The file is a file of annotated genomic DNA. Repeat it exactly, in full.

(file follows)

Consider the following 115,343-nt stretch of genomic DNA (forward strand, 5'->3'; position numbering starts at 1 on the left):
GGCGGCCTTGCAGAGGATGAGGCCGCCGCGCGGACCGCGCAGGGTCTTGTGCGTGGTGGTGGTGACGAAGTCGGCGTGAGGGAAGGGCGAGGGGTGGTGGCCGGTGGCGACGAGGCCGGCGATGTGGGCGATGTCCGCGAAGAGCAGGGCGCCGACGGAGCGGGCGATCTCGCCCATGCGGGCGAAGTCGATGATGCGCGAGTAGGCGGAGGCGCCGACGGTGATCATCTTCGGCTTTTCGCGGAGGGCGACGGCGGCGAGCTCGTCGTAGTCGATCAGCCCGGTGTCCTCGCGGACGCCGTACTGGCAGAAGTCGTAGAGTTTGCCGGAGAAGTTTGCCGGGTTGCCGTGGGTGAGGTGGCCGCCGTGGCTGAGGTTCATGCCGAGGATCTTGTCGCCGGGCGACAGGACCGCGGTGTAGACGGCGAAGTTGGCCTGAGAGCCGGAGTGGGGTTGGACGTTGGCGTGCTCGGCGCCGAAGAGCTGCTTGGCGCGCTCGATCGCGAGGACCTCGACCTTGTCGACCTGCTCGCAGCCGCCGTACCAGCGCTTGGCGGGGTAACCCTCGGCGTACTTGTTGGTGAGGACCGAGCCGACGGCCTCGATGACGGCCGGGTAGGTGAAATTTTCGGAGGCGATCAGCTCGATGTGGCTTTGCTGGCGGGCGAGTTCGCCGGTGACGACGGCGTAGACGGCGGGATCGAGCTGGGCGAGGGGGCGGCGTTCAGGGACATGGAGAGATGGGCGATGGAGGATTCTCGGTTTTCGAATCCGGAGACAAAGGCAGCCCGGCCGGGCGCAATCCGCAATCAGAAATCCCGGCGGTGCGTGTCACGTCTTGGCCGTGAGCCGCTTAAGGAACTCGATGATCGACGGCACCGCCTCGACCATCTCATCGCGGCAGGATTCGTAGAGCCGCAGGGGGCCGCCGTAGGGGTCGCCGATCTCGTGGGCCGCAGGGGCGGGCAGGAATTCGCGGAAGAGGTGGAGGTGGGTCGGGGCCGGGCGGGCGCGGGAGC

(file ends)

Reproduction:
Consider the following 115,343-nt stretch of genomic DNA (forward strand, 5'->3'; position numbering starts at 1 on the left):
GGCGGCCTTGCAGAGGATGAGGCCGCCGCGCGGACCGCGCAGGGTCTTGTGCGTGGTGGTGGTGACGAAGTCGGCGTGAGGGAAGGGCGAGGGGTGGTGGCCGGTGGCGACGAGGCCGGCGATGTGGGCGATGTCCGCGAAGAGCAGGGCGCCGACGGAGCGGGCGATCTCGCCCATGCGGGCGAAGTCGATGATGCGCGAGTAGGCGGAGGCGCCGACGGTGATCATCTTCGGCTTTTCGCGGAGGGCGACGGCGGCGAGCTCGTCGTAGTCGATCAGCCCGGTGTCCTCGCGGACGCCGTACTGGCAGAAGTCGTAGAGTTTGCCGGAGAAGTTTGCCGGGTTGCCGTGGGTGAGGTGGCCGCCGTGGCTGAGGTTCATGCCGAGGATCTTGTCGCCGGGCGACAGGACCGCGGTGTAGACGGCGAAGTTGGCCTGAGAGCCGGAGTGGGGTTGGACGTTGGCGTGCTCGGCGCCGAAGAGCTGCTTGGCGCGCTCGATCGCGAGGACCTCGACCTTGTCGACCTGCTCGCAGCCGCCGTACCAGCGCTTGGCGGGGTAACCCTCGGCGTACTTGTTGGTGAGGACCGAGCCGACGGCCTCGATGACGGCCGGGTAGGTGAAATTTTCGGAGGCGATCAGCTCGATGTGGCTTTGCTGGCGGGCGAGTTCGCCGGTGACGACGGCGTAGACGGCGGGATCGAGCTGGGCGAGGGGGCGGCGTTCAGGGACATGGAGAGATGGGCGATGGAGGATTCTCGGTTTTCGAATCCGGAGACAAAGGCAGCCCGGCCGGGCGCAATCCGCAATCAGAAATCCCGGCGGTGCGTGTCACGTCTTGGCCGTGAGCCGCTTAAGGAACTCGATGATCGACGGCACCGCCTCGACCATCTCATCGCGGCAGGATTCGTAGAGCCGCAGGGGGCCGCCGTAGGGGTCGCCGATCTCGTGGGCCGCAGGGGCGGGCAGGAATTCGCGGAAGAGGTGGAGGTGGGTCGGGGCCGGGCGGGCGCGGGAGC